This is a complementary case to the one seen in the previous point, and very useful in campaigns in which the keywords are determined automatically, such as in Shopping or in dynamic ad campaigns. In this case, our goal will be to detect repeating keyword patterns. This operation can be done at a glance or by filtering by “Search term” .

In this way, we will obtain the starting data with which to create a new ad group or campaign:

  • The keywords I should bid on and I will get better results in terms of conversion.
  • The search potential of these terms, through the volume of impressions they have generated.
  • The average outbound CPC I should consider.

Filtering by search term in Google AdWords

Let’s imagine that we have a dynamic ad campaign focused on selling ice cream in which we start to see with some frequency that terms like “lemon slush”, “slush coffee” and other similar keywords creep in among the search terms. In this case, we should create a new ad group targeting this type of products, and, at the same time, add to the list of negative keywords terms such as “slush” in the ice cream group / campaign, to prevent our campaigns from competing with each other.

Identify negative keywords

Reviewing the search terms report detecting those keywords irrelevant to our interests and including them in the list of negative keywords will help us to make our campaigns more and more profitable.

The more we narrow down the words we are bidding on, the less investment will be wasted on clicks that do not bring us any value.

There are certain cases that we can detect at a glance in the list, without the need to perform any additional operation.

  • Keywords that are not related to your market segment. Within this area, we can distinguish between different types of search terms.
    • Local searches in locations outside your area of operation. In this case, we should include as a negative keyword the specific location: Sevilla, Chamberí, Baleares, etc.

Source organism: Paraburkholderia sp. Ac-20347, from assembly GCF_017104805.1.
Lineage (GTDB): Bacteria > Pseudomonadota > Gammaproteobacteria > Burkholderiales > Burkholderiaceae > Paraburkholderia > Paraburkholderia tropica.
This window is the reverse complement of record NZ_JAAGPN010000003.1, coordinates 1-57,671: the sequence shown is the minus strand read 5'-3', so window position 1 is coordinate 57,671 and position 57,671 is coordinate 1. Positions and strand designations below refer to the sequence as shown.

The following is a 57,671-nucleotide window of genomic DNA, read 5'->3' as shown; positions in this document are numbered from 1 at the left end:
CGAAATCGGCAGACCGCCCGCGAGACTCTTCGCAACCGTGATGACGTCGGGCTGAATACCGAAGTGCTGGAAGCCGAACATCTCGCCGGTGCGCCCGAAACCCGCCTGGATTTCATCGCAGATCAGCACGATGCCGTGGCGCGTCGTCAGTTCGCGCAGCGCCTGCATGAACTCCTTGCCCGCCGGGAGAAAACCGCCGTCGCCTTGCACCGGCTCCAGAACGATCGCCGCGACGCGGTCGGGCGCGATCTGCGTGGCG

• Synonyms and/or similar keywords. For example, it would not be the same to sell “coffee ice cream” than “iced coffee” . This type of words should be negativized in exact match: [café helado].
    • Characteristics, adjectives or attributes that do not correspond to the products / services we offer. For example, if our ice creams were not suitable for people with allergies, we should include terms such as “gluten-free”, “nut-free”, allergens or allergic as negative keywords in broad or phrase match.
  • Terms related to competitors, such as specific models or brands, as long as our strategy for the campaign or ad group under analysis includes bidding on these keywords. In these cases, we must add the make or model in broad agreement.
  • Informational searches that include queries such as “how to”, “what is”, “definition”, etc. In these cases, we must negativize the interrogative formula in phrase agreement (in quotation marks, as we have just seen). These types of searches are not relevant for our SEM campaigns, but don’t lose sight of them, we will come back to them in the point dedicated to SEO strategies.

This is a task that can be quite tedious with excessively large lists, so we recommend performing it on a regular basis. However, there are other cases in which we will prioritize the results obtained.

To perform this operation, we will apply the following filters such as CTR < 1, Impressions > =100 and Clics <= 1 or Conversions = 0 to detect those keywords that are making our CTR lower or that we are not making profitable.

Apply filters to detect underperforming terms in the search term report

We will then select all these cases and add them to the list of negative keywords in [exact match]. This way, we will avoid bidding on them in the future.

Obtain valuable information for your SEO strategy